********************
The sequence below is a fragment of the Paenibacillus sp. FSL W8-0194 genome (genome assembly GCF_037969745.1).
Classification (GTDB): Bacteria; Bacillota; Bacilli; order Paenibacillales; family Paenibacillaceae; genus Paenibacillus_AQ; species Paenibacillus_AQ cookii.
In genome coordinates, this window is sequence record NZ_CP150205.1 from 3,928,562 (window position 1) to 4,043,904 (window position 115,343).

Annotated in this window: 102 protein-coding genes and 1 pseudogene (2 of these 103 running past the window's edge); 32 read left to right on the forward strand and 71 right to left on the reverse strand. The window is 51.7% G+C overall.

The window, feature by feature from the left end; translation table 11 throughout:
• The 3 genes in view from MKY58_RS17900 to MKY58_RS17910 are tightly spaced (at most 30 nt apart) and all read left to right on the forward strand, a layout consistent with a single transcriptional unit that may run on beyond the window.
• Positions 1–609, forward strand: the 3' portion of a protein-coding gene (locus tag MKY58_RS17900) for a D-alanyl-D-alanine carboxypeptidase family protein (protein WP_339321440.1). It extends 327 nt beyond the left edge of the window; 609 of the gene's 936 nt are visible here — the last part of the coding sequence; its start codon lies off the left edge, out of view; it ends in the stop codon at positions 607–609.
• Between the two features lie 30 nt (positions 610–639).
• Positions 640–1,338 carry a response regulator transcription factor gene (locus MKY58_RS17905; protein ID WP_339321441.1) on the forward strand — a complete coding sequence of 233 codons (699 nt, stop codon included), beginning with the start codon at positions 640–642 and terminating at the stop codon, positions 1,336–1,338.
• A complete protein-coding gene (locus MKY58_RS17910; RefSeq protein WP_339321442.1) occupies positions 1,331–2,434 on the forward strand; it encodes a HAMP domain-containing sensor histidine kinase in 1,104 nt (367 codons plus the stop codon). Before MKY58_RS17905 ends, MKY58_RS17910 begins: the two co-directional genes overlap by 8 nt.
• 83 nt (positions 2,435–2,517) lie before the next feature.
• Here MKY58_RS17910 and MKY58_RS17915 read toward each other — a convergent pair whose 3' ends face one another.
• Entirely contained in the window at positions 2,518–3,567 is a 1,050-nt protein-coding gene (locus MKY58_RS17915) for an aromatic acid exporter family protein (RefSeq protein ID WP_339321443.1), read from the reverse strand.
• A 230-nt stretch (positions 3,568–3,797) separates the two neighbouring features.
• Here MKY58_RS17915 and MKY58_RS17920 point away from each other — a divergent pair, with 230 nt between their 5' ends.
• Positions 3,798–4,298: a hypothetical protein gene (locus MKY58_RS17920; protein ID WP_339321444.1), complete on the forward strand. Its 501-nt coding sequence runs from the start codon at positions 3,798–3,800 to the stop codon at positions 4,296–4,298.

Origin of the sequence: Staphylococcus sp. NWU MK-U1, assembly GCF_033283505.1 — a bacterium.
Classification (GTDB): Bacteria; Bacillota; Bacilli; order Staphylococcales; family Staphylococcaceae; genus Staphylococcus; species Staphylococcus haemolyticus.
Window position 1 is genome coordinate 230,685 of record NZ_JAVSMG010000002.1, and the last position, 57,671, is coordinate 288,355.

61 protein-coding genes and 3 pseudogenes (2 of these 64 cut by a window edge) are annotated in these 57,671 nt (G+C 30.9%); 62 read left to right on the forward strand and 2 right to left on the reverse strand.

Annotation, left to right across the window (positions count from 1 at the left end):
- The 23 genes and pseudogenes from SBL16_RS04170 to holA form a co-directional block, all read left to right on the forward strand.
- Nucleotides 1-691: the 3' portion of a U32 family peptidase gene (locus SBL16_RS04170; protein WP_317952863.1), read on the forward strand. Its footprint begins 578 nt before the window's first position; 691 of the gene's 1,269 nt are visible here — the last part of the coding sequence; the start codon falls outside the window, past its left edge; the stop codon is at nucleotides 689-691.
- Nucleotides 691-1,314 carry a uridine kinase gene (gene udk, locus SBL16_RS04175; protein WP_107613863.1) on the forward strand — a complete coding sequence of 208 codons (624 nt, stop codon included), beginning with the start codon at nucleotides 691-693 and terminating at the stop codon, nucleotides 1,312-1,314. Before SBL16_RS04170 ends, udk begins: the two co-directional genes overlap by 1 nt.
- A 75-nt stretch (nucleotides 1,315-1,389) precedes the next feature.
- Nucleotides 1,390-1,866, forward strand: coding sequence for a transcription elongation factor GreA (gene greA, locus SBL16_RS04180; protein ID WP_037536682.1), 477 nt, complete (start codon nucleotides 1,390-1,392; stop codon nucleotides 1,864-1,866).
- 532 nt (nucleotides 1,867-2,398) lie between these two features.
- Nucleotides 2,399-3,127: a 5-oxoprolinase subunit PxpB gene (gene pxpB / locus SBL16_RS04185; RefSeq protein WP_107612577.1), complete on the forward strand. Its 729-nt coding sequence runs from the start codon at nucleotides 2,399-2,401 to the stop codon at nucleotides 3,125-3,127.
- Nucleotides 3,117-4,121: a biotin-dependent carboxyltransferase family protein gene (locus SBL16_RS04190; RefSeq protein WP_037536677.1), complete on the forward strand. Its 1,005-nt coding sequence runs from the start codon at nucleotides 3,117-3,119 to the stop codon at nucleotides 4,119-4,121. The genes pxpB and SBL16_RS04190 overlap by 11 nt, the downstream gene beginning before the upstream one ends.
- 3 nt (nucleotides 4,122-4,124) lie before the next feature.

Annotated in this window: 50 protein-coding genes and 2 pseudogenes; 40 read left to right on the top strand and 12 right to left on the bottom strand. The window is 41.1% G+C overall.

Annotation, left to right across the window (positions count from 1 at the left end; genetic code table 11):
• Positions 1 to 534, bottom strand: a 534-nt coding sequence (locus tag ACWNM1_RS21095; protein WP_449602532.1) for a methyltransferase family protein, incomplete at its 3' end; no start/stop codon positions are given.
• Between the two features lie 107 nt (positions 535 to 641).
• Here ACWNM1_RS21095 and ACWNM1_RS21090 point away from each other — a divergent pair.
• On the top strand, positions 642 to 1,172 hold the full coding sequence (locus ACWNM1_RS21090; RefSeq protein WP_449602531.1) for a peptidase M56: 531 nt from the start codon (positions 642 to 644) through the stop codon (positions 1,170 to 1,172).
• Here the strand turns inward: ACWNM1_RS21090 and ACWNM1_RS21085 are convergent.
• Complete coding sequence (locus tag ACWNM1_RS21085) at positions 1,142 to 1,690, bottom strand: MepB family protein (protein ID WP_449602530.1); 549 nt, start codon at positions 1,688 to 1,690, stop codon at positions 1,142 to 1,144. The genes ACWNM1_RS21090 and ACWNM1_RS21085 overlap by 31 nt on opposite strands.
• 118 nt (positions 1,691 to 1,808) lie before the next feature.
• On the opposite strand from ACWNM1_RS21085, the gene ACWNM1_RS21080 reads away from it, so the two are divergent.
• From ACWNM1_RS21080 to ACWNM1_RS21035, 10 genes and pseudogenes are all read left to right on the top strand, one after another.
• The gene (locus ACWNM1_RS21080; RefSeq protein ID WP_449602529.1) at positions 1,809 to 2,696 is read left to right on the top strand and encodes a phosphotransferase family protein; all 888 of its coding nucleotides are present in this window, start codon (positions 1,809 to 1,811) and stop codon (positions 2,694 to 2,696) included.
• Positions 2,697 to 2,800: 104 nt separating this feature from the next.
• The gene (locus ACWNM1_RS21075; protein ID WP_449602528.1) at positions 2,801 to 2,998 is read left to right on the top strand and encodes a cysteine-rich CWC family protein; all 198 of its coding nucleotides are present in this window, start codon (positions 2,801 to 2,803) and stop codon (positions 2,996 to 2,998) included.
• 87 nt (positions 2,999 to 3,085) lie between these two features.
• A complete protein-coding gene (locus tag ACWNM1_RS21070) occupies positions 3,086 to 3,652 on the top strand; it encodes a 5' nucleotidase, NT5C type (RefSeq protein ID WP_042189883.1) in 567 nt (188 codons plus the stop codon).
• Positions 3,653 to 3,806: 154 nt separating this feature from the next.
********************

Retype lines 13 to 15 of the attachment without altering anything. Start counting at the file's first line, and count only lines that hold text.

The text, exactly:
• Entirely contained in the window at positions 2,518–3,567 is a 1,050-nt protein-coding gene (locus MKY58_RS17915) for an aromatic acid exporter family protein (RefSeq protein ID WP_339321443.1), read from the reverse strand.
• A 230-nt stretch (positions 3,568–3,797) separates the two neighbouring features.
• Here MKY58_RS17915 and MKY58_RS17920 point away from each other — a divergent pair, with 230 nt between their 5' ends.